Rep. Teresa Pierce is running for reelection in District 44, which covers most of Falmouth, against political newcomer Kim Diamond.

The two candidates differ on their goals at the State House and positions on the state’s referendum questions.

Diamond, 52, has never run for elected office, but worked on campaigns for Sens. William Cohen and Susan Collins. She manages her husband’s dentistry practice and is a former federal court clerk.

Demographic change in the state is a critical issue, Diamond said. Maine youth need more training and education so they can find jobs in the state instead of leaving, she said.

“Within a decade one-in-four Mainers will be over age 65; we are not replacing the workforces quickly enough,” Diamond said.

The state’s aging population needs help to stay in their homes, she said. To encourage business, the Legislature should simplify state regulations and eliminate duplicative rules, Diamond said. She encourages welfare reform and wants to eliminate fraud so taxpayers do not support able-bodied adults.

Diamond wants to lower the income tax but is not sure it should be eliminated, a policy goal of Gov. Paul LePage. She is opposed to referendums to require background checks for private gun sales, raise the minimum wage to $12 by 2020 and legalize recreational marijuana, although she is not opposed to using marijuana recreationally. Diamond said the state is doing an admirable job of addressing the complex issue of the current opiate addiction crisis.

Pierce, 53, a former Falmouth Town Council chairwoman and nonprofit fundraiser, was elected in 2014 and sat on the Legislature’s education and cultural affairs committee. If reelected, Pierce said she wants to continue implementing the federal Every Student Succeeds Act. The act affects student and teacher evaluations and other measures that are invaluable for Maine, Pierce said.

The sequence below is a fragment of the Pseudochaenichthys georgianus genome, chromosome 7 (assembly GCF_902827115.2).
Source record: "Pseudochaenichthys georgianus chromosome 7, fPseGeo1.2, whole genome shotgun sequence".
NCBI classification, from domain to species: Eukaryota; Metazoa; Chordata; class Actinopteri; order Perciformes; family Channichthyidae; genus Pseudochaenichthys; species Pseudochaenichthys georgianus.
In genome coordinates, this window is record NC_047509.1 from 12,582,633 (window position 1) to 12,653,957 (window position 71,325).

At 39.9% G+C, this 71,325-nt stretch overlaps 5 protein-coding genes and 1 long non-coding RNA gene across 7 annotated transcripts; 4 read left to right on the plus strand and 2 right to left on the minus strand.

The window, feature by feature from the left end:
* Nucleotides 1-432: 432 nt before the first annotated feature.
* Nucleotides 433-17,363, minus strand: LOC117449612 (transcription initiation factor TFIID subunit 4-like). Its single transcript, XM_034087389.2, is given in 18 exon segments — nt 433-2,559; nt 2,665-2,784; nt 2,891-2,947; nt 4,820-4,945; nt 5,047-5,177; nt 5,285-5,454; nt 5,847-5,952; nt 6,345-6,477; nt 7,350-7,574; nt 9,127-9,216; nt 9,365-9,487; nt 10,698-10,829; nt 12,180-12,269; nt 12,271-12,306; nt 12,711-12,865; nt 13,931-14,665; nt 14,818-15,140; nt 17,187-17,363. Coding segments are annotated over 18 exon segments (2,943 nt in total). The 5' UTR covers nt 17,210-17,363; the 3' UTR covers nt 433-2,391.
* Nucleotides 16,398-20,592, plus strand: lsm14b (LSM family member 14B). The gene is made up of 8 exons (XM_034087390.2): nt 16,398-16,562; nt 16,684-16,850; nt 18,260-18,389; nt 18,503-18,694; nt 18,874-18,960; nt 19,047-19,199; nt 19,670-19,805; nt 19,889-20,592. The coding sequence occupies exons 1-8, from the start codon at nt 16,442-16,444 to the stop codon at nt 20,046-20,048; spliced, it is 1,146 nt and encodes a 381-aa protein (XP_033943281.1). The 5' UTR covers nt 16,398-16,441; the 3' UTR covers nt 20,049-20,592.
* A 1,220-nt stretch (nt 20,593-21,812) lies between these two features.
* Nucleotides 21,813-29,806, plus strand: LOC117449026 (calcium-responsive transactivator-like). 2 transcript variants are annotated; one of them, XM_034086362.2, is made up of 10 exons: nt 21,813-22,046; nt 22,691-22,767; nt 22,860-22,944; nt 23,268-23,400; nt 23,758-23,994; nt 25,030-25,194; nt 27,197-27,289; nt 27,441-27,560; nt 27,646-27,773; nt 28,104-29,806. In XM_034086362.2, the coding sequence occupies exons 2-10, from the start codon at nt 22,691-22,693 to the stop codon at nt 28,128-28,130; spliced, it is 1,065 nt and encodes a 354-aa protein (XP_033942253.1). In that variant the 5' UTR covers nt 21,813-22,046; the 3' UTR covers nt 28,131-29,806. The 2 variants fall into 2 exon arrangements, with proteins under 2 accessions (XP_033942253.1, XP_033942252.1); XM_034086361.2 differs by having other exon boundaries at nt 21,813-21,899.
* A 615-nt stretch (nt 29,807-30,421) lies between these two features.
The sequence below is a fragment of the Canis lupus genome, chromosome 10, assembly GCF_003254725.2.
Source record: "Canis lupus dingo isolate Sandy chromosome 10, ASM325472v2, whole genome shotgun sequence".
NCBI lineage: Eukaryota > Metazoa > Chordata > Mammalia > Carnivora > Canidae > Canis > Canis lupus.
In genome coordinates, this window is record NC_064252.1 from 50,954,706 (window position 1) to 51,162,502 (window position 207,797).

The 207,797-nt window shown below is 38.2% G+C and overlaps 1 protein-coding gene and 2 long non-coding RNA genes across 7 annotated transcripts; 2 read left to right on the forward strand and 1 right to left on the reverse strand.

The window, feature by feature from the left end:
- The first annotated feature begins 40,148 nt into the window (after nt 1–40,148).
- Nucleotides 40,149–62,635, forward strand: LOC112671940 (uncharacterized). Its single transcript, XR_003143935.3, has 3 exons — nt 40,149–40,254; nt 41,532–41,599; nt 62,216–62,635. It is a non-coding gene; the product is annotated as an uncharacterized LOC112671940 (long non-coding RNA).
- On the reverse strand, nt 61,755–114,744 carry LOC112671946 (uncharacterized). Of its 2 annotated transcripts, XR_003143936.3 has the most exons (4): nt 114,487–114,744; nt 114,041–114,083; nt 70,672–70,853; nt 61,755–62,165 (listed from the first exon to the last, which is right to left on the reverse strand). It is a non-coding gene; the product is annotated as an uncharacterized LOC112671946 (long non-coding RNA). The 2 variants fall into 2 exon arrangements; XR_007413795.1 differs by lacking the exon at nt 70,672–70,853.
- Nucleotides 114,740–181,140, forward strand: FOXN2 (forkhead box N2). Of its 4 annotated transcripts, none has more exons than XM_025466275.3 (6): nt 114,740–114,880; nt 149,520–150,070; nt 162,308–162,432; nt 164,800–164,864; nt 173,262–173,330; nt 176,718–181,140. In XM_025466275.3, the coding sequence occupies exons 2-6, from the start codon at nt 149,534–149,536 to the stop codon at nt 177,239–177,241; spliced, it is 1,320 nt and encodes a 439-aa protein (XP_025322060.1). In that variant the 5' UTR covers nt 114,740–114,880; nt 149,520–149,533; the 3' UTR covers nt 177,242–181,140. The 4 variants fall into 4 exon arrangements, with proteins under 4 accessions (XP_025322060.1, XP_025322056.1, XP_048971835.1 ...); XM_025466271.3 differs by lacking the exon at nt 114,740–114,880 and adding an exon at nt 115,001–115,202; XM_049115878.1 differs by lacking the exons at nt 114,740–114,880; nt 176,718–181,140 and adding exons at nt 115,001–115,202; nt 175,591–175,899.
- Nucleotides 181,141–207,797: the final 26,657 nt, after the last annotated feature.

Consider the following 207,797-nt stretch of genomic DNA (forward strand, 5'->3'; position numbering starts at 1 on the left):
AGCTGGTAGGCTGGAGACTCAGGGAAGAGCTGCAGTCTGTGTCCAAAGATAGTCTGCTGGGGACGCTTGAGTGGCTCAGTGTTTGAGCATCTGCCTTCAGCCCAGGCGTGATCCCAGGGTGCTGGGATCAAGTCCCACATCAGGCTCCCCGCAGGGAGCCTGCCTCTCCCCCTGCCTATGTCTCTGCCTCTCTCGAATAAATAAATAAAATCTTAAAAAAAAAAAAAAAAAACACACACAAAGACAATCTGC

She also wants to reduce property taxes by maintaining state revenue sharing and education funding for local governments and bring some more to local communities, Pierce said. She is in favor of lower income tax levels on all earners, but against eliminating it entirely. She is for expanded background checks on gun sales, raising the minimum wage, and approves of legalizing and regulating recreational marijuana.

Maine’s opiate crisis is one of Pierce’s key concerns. She was a co-sponsor of legislation to set up a law enforcement assisted diversion, or LEAD, pilot program in Maine. Although the bill failed, a pilot program has been created for state law enforcement, Pierce said.

“This opiate crisis faces every community, and if we don’t start turning the tide, it is going to be a serious issue for the next generation,” Pierce said.

Diamond is a traditionally-financed candidate who has raised $5,000 through Oct. 25, according to her most recent campaign finance report.

Pierce is publicly funded under the Maine Clean Election Act and had raised a total of $9,000 in seed money contributions and state funds through Sept. 20, according to her latest finance report.